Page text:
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Fernando Alonso thread [merged]


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#6301 Fontainebleau

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Posted 02 December 2010 - 22:08

Sir Frank doesn't like Alonso:

I'm not really a big fan of Fernando Alonso. He often looks a bit sullen, rarely acknowledges anybody and seems very uncommunicative. He's brilliant at racing cars but seems to have no animation about him. Perhaps it's his own way of going about his business on a race weekend.

http://en.espnf1.com...tory/35527.html

Are we talking about the fiery Spaniard or about the icecool Finn? :p

PS I guess this goes to show how wrong stereotypes can be - but I bet the image of the "fiery Spaniard" will be back!

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#6302 KnucklesAgain

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Posted 02 December 2010 - 22:09

That said, Autosport jumping on this statement like cats spotting at fat mouse, misquoting him (deliberately to make a good story even better?) in the process is another - rather sad - story.


Unfortunately, that's nothing new for Autosport recently, and they've lost a great deal of my respect over it - especially the shoddy translations, or not taking into account that even if Alonso speaks English, he does so with a Spanish background. And I've read Autosport with great pleasure for over 15 years.


#6303 KnucklesAgain

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Posted 02 December 2010 - 22:20

F1 bosses vote Alonso the best of 2010

In a now end-of-season tradition, AUTOSPORT asked each of the current 12 team principals for their top 10 driver rankings of the 2010 campaign.. Their individual results, which are kept secret, were then converted into the new points system (25-18-15-12-10-8-6-4-2-1) and the final scores added up to discover which driver the team bosses believed had done the best job throughout the campaign.

1. Alonso 229
2. Vettel 220
3. Hamilton 196
4. Webber 146
5. Kubica 129
6. Button 86
7. Rosberg 68
8. Hulkenberg 17
9. Massa 17
10. Barrichello 11


Edited by KnucklesAgain, 02 December 2010 - 22:20.


#6304 Nitropower

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Posted 02 December 2010 - 22:39

Maybe Sir Frank expected Alonso to have a tea cup with him or something. He must have forgotten he is just another rival from a rival team and with no links with him or any need to establish them.

Unfortunately Williams has long stopped being in the front pages and lost all competitivity, they can't find resources as well as McLaren did and have their continuity. So why on earth would Alonso or any other top driver pay any more attention than normal?

It's weird, you know. We all see when Webber, Hamilton, Alonso and others joke in the paddock, we've seen them all serious, smiley, concentrated etc. But then it's Alonso who Sir Frank doesn't like. Does he like Kobayashi? I bet he can't even spell his name.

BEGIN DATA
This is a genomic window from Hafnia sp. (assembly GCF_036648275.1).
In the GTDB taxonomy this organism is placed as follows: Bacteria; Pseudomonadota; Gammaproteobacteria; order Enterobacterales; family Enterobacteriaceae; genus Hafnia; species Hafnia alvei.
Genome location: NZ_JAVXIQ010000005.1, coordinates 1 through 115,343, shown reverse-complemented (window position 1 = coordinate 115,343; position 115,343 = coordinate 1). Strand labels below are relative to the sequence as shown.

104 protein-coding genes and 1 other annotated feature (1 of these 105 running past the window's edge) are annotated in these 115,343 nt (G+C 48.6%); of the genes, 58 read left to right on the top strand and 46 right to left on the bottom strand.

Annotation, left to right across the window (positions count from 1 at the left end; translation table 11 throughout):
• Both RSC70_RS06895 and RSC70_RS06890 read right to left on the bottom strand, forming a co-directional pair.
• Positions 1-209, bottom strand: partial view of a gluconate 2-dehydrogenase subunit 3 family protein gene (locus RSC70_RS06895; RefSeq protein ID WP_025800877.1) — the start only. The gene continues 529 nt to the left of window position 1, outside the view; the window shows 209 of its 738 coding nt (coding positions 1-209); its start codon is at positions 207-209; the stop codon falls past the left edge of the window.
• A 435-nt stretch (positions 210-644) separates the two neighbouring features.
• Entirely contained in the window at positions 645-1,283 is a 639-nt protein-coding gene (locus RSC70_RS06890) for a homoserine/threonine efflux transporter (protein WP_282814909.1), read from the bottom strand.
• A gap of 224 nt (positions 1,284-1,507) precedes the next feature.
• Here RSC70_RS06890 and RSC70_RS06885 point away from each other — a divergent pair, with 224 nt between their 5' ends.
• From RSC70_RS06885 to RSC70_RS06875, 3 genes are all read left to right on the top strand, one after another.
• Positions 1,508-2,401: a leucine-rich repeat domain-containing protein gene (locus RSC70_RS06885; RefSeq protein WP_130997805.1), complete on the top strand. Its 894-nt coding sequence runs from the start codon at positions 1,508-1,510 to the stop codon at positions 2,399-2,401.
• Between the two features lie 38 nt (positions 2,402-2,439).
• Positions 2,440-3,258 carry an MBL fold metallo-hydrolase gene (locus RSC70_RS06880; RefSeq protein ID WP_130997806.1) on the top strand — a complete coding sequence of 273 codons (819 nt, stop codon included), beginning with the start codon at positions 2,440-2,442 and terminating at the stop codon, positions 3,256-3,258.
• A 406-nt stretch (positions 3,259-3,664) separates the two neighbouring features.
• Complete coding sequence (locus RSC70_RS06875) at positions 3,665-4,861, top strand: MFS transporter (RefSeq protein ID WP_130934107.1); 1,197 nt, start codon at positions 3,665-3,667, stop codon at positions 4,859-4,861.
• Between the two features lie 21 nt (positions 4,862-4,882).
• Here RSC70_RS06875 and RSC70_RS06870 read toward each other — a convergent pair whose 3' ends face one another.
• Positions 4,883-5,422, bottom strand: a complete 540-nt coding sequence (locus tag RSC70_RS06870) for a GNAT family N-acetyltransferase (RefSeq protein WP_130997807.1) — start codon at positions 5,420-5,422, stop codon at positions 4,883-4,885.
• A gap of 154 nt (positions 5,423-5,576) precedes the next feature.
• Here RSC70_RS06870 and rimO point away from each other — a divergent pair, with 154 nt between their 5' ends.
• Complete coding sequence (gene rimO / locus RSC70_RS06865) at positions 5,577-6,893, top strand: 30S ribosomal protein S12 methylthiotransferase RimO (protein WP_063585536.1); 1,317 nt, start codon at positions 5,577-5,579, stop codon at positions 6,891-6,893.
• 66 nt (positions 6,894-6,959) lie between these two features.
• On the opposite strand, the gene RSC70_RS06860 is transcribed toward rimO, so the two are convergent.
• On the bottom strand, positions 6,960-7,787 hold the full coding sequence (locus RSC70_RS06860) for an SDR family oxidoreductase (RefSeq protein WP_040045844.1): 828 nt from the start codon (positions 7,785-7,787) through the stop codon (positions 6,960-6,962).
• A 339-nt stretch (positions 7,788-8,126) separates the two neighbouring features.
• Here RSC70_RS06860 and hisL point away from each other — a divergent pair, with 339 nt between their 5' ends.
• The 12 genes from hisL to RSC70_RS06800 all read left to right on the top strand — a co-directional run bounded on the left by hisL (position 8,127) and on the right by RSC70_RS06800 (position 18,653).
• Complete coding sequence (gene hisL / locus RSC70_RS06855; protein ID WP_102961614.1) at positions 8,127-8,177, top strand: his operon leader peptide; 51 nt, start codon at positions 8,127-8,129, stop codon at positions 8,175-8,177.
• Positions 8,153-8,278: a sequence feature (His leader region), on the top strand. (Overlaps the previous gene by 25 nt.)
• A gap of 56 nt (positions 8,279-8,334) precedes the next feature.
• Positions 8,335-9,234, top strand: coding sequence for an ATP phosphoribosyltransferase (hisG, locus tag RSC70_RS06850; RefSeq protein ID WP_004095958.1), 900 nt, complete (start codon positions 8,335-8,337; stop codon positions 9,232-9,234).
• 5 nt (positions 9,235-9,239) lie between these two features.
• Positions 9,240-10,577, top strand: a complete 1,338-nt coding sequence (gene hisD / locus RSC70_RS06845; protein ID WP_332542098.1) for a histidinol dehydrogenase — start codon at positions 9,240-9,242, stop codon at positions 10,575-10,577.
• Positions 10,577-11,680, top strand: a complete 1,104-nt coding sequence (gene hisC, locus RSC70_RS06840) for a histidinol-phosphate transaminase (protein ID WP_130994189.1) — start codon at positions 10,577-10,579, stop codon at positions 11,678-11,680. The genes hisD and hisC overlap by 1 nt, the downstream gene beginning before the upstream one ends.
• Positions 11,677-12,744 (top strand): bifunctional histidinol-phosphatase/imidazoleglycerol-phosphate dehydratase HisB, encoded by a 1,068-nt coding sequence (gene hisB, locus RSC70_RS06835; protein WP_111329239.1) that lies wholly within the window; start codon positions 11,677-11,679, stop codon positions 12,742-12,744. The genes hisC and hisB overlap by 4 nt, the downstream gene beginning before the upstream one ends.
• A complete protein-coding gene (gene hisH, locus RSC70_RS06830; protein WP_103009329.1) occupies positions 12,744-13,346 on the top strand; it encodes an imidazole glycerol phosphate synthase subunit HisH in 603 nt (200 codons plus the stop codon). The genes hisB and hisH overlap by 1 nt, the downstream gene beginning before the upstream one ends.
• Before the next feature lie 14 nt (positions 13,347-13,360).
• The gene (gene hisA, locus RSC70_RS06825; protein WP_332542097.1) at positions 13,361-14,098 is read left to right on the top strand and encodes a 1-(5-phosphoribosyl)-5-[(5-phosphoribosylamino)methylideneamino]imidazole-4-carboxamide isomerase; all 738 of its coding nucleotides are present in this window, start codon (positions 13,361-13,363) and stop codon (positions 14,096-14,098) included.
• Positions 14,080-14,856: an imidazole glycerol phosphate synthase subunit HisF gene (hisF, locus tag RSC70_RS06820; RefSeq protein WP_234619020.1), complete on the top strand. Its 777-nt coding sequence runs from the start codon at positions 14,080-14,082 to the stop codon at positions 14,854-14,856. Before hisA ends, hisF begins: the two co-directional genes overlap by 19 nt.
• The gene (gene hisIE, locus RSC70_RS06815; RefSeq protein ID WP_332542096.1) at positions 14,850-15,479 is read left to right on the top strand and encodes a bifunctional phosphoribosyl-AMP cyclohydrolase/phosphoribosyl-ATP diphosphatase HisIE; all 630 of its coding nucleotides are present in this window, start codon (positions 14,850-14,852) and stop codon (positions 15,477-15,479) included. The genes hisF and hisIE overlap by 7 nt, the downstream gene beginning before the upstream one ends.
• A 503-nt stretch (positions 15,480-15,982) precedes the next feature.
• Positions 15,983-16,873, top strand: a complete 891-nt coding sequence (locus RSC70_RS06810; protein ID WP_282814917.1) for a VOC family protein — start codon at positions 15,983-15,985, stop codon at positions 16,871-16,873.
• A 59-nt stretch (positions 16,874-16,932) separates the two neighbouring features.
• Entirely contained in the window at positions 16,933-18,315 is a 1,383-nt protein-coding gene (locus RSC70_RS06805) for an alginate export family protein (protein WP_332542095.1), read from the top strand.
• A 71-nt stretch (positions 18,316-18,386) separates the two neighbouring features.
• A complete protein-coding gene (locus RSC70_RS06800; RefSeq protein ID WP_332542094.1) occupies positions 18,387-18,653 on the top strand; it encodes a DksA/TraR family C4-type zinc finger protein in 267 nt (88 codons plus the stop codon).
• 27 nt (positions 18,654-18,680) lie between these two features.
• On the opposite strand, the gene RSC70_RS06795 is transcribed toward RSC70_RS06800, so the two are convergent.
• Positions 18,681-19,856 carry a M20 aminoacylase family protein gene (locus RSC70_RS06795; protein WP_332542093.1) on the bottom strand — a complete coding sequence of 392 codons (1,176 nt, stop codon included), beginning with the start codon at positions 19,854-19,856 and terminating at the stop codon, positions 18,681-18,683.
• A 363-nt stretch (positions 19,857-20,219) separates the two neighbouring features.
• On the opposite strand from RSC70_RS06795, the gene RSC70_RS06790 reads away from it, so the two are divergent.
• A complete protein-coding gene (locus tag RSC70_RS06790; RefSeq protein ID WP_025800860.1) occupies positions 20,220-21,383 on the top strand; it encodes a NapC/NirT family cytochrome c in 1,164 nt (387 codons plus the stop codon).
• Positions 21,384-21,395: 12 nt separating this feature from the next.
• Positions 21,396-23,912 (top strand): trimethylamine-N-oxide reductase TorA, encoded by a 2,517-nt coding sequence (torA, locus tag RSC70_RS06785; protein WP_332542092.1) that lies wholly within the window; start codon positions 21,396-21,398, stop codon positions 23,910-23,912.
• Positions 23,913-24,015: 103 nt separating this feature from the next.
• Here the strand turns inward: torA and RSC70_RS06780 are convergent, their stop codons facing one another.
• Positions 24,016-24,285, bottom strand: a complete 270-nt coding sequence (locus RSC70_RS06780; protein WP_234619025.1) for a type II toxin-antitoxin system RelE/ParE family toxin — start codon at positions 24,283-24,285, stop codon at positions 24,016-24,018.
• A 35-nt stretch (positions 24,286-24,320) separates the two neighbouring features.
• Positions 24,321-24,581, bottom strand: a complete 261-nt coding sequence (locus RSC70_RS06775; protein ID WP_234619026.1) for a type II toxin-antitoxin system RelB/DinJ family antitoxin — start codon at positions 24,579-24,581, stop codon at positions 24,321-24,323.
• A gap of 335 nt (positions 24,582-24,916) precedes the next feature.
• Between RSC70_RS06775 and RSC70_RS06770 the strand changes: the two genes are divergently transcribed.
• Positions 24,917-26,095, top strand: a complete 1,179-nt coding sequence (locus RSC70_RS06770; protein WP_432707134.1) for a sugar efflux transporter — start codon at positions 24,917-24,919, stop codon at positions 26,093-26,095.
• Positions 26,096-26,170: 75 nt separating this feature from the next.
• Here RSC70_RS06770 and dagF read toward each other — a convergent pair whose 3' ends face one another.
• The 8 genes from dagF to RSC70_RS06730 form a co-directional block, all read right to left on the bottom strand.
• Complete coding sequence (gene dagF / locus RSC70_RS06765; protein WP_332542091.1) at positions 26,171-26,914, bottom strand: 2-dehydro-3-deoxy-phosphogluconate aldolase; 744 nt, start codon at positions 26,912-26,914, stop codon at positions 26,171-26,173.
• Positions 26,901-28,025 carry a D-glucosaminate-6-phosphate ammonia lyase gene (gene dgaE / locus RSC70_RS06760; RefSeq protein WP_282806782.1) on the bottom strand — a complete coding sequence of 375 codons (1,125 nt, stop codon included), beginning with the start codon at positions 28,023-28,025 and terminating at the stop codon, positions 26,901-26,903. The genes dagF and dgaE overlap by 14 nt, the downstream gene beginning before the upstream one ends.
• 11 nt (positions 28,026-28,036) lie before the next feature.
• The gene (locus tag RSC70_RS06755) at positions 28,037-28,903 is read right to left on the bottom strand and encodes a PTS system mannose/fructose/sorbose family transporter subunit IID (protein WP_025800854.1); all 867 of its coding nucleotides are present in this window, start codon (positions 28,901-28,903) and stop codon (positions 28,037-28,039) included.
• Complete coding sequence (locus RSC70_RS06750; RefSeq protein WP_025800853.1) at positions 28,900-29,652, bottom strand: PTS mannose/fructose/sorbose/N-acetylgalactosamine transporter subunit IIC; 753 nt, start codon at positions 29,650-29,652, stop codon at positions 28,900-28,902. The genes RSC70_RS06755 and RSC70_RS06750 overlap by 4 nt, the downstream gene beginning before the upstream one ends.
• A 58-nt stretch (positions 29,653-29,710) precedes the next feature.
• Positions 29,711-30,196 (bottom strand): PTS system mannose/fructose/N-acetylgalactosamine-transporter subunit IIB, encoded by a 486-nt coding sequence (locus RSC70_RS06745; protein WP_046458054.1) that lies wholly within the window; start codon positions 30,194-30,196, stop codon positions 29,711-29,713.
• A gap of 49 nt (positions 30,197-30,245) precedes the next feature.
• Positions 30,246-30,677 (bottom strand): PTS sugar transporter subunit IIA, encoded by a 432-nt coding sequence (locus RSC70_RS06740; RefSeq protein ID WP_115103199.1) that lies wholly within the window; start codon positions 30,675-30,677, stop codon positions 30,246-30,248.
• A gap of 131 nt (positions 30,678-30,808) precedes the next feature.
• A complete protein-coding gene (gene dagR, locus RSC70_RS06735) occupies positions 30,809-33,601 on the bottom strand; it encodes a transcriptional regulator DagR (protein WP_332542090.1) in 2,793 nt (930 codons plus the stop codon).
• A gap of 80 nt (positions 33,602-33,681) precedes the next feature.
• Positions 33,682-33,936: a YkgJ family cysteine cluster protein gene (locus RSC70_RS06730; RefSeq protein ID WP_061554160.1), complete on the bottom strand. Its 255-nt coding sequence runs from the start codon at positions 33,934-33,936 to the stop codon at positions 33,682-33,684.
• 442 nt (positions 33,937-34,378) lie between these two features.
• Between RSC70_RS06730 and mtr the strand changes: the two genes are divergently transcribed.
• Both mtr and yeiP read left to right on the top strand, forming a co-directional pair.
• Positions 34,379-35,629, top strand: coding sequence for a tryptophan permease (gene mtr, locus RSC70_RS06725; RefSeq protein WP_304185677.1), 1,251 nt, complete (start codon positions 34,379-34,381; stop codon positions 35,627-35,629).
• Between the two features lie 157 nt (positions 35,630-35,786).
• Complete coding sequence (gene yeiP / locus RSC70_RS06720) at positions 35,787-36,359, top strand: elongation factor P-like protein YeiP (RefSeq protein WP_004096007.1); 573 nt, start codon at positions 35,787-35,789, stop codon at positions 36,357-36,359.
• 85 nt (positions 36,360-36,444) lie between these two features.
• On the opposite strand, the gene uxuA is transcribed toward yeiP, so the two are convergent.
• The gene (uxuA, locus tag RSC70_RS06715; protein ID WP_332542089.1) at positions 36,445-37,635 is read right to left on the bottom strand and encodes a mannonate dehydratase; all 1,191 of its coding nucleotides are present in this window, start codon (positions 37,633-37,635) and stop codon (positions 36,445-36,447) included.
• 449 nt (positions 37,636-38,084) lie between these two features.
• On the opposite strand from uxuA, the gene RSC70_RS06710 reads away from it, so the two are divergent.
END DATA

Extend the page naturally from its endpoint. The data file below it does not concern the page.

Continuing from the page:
#6305 Suntrek

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Posted 02 December 2010 - 22:52

No, you just don't get it :rolleyes:

Alonso makes a comment, autosport add flesh to the bones.

Simples :cat:


You mean Autosport takes one - say ONE - sentence from a Spanish radio interview, puts a spin on that very sentence and builds a whole article around it. What did they want to tell us by elaborating on and as you say - "add flesh" to his words ? What was their point? What did they want to picture Alonso as?

Oh, I get it alright.... :down:

I strongly suggest however, that Autosport refrains itself from publishing such nonsense in the future, at least if it wants to keep its international reputation as a trustworthy and serious website/magazine. That article, I'm sorry to say, smells more of News Of The World than of a serious motorsport publication.


#6306 AlanWake

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Posted 02 December 2010 - 22:57

Sir Frank doesn't like Alonso:

I'm not really a big fan of Fernando Alonso. He often looks a bit sullen, rarely acknowledges anybody and seems very uncommunicative. He's brilliant at racing cars but seems to have no animation about him. Perhaps it's his own way of going about his business on a race weekend.

http://en.espnf1.com...tory/35527.html


Ferrari and people who has worked with him closely think otherwise (well, except maybe Ron Dennis for obvious reasons, of course!).

I'm sure if Alonso was driving for Williams, he would say how great driver and team leader Fernando really is.. :stoned:

Edited by AlanWake, 02 December 2010 - 22:57.